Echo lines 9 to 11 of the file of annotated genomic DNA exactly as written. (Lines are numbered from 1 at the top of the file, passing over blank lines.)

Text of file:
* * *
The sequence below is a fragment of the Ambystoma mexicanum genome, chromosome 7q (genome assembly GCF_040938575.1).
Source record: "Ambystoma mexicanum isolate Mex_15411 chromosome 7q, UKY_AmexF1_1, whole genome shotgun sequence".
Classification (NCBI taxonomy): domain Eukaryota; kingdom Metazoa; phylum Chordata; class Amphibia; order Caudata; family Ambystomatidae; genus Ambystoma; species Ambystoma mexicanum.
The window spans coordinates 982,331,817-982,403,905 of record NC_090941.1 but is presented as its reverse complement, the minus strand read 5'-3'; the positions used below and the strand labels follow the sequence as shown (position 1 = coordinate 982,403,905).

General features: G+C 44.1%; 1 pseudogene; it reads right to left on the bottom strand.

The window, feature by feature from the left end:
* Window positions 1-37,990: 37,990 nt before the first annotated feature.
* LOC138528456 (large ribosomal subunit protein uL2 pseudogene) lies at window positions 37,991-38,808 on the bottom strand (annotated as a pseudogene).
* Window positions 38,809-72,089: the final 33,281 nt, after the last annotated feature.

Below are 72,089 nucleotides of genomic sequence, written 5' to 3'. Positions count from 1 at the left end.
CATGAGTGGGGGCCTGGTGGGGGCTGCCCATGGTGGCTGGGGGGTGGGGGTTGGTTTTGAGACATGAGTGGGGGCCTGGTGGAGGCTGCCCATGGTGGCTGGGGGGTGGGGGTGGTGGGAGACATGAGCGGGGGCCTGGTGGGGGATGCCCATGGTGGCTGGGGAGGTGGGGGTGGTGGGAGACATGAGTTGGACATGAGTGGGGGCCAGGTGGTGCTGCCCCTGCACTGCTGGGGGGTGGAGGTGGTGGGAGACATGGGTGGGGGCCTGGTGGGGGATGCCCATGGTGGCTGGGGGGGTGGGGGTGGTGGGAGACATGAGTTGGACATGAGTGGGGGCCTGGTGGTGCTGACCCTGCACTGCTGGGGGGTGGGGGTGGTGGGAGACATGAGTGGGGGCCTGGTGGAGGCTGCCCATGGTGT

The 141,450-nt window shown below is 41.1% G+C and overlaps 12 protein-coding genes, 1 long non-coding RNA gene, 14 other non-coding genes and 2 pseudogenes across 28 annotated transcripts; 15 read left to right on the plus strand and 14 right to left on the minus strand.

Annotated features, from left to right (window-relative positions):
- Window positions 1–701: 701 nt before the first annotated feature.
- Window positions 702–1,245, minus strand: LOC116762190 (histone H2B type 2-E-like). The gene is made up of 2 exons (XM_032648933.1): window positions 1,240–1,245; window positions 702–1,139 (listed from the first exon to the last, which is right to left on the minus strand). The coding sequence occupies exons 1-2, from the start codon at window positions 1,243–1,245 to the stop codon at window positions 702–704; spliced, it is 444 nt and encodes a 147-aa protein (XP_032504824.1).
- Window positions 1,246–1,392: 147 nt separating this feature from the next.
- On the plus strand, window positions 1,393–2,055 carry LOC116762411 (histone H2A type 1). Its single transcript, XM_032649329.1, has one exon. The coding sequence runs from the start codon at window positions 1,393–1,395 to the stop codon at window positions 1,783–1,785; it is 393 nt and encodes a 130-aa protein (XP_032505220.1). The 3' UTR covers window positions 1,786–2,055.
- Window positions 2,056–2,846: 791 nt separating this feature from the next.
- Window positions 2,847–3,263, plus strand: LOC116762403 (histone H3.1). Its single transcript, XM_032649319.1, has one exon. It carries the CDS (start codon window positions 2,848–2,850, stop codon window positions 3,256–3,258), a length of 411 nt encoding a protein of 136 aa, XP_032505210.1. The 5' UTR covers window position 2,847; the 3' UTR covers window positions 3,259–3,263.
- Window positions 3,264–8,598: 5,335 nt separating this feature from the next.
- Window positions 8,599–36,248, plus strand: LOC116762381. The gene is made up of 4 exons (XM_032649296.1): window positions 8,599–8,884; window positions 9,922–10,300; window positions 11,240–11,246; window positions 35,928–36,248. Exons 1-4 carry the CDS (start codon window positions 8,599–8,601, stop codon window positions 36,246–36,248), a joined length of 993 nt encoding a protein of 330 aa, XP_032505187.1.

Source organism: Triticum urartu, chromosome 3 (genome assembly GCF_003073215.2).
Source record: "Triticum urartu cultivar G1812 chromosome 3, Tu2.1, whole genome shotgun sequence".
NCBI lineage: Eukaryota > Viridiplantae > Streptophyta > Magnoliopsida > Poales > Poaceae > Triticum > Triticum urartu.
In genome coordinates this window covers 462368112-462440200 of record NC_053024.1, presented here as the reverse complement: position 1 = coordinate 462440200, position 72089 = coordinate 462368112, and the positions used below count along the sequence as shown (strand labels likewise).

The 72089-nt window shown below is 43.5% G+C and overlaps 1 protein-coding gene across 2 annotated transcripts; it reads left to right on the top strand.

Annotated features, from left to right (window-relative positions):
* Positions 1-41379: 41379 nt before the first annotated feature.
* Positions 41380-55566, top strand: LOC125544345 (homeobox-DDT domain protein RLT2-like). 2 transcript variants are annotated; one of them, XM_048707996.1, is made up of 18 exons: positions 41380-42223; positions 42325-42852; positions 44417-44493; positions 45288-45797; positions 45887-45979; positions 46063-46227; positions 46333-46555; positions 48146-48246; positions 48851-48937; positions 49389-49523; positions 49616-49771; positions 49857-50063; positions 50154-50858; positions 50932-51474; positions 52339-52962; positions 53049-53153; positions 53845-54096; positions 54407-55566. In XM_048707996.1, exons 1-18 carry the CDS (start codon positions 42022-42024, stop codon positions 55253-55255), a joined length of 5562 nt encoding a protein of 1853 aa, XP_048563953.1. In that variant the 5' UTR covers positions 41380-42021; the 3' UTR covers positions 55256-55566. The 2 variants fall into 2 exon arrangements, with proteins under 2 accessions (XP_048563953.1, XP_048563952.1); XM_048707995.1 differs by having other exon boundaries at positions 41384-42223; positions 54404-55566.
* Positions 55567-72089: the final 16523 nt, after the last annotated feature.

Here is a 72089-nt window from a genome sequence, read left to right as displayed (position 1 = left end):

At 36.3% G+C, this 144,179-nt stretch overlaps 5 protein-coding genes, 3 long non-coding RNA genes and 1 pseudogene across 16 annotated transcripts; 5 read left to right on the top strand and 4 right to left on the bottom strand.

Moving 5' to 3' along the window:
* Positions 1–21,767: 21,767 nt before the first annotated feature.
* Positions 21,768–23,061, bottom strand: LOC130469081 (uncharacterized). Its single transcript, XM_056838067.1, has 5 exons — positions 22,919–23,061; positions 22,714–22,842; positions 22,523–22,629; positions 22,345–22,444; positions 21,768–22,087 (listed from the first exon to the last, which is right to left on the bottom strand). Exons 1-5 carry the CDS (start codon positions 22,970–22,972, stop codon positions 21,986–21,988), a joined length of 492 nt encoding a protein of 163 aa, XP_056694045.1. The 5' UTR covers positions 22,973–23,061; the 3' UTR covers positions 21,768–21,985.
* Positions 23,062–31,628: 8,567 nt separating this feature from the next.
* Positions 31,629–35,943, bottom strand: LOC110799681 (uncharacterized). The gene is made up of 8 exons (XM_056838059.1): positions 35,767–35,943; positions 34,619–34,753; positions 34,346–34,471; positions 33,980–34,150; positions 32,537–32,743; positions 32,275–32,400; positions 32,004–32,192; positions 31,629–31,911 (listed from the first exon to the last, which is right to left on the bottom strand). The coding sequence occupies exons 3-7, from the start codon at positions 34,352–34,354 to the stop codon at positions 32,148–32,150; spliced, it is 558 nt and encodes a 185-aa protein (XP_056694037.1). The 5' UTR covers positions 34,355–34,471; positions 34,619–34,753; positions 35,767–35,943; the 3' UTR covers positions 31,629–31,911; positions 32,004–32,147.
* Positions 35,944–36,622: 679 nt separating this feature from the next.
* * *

* Window positions 38,809-72,089: the final 33,281 nt, after the last annotated feature.

Below are 72,089 nucleotides of genomic sequence, written 5' to 3'. Positions count from 1 at the left end.
CATGAGTGGGGGCCTGGTGGGGGCTGCCCATGGTGGCTGGGGGGTGGGGGTTGGTTTTGAGACATGAGTGGGGGCCTGGTGGAGGCTGCCCATGGTGGCTGGGGGGTGGGGGTGGTGGGAGACATGAGCGGGGGCCTGGTGGGGGATGCCCATGGTGGCTGGGGAGGTGGGGGTGGTGGGAGACATGAGTTGGACATGAGTGGGGGCCAGGTGGTGCTGCCCCTGCACTGCTGGGGGGTGGAGGTGGTGGGAGACATGGGTGGGGGCCTGGTGGGGGATGCCCATGGTGGCTGGGGGGGTGGGGGTGGTGGGAGACATGAGTTGGACATGAGTGGGGGCCTGGTGGTGCTGACCCTGCACTGCTGGGGGGTGGGGGTGGTGGGAGACATGAGTGGGGGCCTGGTGGAGGCTGCCCATGGTGT